“Everyone, out!” Nikki yelled. “Now!”
Nobody needed to hear it from her. The amount of smoke and fire filling the fallout shelter was enough to get people trampling. Once the smoke hit whatever sensor was built into this place, red lights started flashing. People who hadn’t run from the initial explosion were booking it now, preserving their livelihood in a place that should’ve protected them. The sprinkler system had come on, but it hadn’t been worked on in generations. The water stained the floor like ink from Maïmoú’s mouth.
Nikki, heart still racing from seeing Maïmoú so close to her family, began counting heads. Nobody had been taken. Nobody had died.
Vanna came over with a fire extinguisher. He fumbled with the hose and tank. His eyes were drenched in tears and sweat and something else Nikki didn’t know. His bony hands couldn’t stop shaking against the pin.
“Here.” Nikki offered to help.
“Let me,” said a voice. Marcos had come up with Zantl, who was watching the smoke fill up the space in dread. “I know how to use an extinguisher. Nicole, hold Alexi.”
“Uh, what?” she asked, but Marcos was already giving the baby to her. It smelled so weird. It weighed so much. She held it at arm’s length, unsure of what to do with it, as Marcos worked the extinguisher over the flames.
“Fuck this.” Zantl backed themselves out. “If Unathi isn’t coming, I’m leaving. I’m not dying in one of these places. Marcos, come.”
Marcos did not. After using up the fire extinguisher and not making a dent in the flames, he firmly planted himself between Nikki and Kevin, choosing his side without words.
Zantl’s ear flicked. “Marcos, I said come.”
“I’m staying with the people who value me. If you see me as nothing more than a tool to help you, I find that my efforts will better be served in cooperative groups.”
Zantl flinched back as if Marcos had hit them. “What?”
“I’m sorry, but I’m staying with them,” Marcos said. “If you want to leave, go. You are no longer forced to be around me.”
“What the fuck does that mean? Are you seriously angry at me? Did you not hear me back then? I said I didn’t want to involve you in this. Did you ever think that I never told you about my life because I was trying to protect you? Sabah wanted nothing to do with you specifically because she didn’t want to involve you in this life.”
They sniffled back emotion Nikki had yet to see in them. “I was trying to protect you,” they repeated, and ran off to find their own way.
Marcos watched them go, letting their master’s words repeat over and over again in his mind.
But they didn’t have time to reminisce over lost connections. “We need to evacuate,” Nikki said. The flames were doubling, tripling. “It’s gone on for too long. We need to leave.”
“By my moms—”
“We can handle it.” Del came over, struggling to pry Morgan’s attention away from the burning Drill. “You kids need to get out now.”
“But we can help,” Nikki pressed.
Their mother came over, covering her face with her wings. Their father was tying a bandana around his mouth to keep from suffocating.
“You need to get out of this,” their mother said.
“We should’ve never involved you kids in this,” Del continued. “It was too dangerous. I’m sorry for never telling you that. We’re sorry.”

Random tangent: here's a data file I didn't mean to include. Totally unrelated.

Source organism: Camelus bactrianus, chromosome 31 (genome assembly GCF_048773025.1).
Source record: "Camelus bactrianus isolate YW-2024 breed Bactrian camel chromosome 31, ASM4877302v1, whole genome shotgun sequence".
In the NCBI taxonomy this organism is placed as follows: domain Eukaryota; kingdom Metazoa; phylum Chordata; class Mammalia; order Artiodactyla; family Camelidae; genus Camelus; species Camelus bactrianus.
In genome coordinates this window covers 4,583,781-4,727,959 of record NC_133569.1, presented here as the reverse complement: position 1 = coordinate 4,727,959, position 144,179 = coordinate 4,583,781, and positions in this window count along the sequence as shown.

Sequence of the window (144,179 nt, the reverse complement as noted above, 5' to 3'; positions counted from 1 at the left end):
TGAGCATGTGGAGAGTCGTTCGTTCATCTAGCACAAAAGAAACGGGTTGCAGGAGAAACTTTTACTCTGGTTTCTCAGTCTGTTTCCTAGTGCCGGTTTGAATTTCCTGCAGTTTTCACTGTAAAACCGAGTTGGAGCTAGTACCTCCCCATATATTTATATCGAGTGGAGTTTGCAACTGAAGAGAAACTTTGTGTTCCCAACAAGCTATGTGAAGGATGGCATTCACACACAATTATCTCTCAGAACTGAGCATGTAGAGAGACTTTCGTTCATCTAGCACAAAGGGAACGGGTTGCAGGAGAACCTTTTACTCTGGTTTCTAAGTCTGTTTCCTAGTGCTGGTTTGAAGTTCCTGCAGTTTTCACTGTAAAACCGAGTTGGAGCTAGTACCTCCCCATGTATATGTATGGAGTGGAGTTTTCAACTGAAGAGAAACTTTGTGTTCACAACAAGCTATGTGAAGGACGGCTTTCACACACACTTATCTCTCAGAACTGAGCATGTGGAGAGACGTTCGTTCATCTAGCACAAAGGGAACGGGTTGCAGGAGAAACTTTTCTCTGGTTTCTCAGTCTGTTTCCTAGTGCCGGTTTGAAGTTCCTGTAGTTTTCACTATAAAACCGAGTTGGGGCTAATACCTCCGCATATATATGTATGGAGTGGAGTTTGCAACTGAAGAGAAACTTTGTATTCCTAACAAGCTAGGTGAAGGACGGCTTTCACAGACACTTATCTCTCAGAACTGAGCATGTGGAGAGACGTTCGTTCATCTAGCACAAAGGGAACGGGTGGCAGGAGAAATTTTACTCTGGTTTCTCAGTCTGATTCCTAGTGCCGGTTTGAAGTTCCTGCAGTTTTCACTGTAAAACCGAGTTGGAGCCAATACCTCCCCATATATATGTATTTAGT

Both their mother and father bowed their heads in shame.
Kevin walked up beside Nikki and Vanna, holding back his broken wings from embers. “I’m sorry, too. I should’ve told you everything about what happened at the Muralha.”
“Kev, you were traumatized, and you’re just a kid.”
Kevin frowned. “I’m twenty.”
Their mother kissed both him and Nikki on their foreheads before giving them a gentle shove on their chests. “Out, now.”
“Are you sure you’re good?” Nikki asked them but mostly Morgan. She’d never seen her aunt so destroyed. Years of work only to be blown up in her face by an invisible being.
Morgan bit her trembling lower lip. “I’ve lost one child tonight, I’m not losing another. Vanna, go. We’ll deal with this.”
Vanna gave each other his mothers a hug before running Nikki and their group towards the escape exit.
The main exit was packed. Hundreds of bodies trying to fit up a metal ladder. Nikki stepped back immediately, as she didn’t want her presence to get her special privilege up the ladder. There were too many children here.
“I can make a path for you,” Marcos said.
“No path-making. Everyone deserves a way out.”
“Every life is precious. However, given our circumstances—”
Before Marcos could finish, Nikki gave him back his baby and led them elsewhere. “Vanna, can you open the doors that lead us out to the river?”
“If…if the sprinkler system hasn’t messed up the tech.”
“Good, then we’ll take that route.”
“What about Viper and Tokala?” Kevin asked.
Nikki’s brain and heart battled her on what she needed to do. She needed her family to survive. She couldn’t live with herself if her desires led to their graves. But the same applied to Tokala now. It was a different part in her brain, but her heart told her that all of them held the same amount of value to her.
Giving in, she ran down the hall that held the special bathrooms. Only a few waterborne were left abandoned in the water—elderly and those unaware that anything was going on. She pulled up her pants to help each of them out, all the while searching for that head of white curls.
“Maybe they’re already outside,” Kevin said, picking his fingers to death.
“Or maybe they’re trapped,” Vanna said. “Maybe Pippa got out, but not the blind girl.”
“Vanna, hush.” Nikki helped the last of the waterborne out of the shallow end and led them towards the door. “We’ll keep looking.”
“We really need to leave,” Marcos reminded them. “I don’t need to breathe and can withstand temperatures up to 125 degrees, but you—”
“Then lead the way,” Nikki said. It was getting harder to see through the smoke. “Hurry.”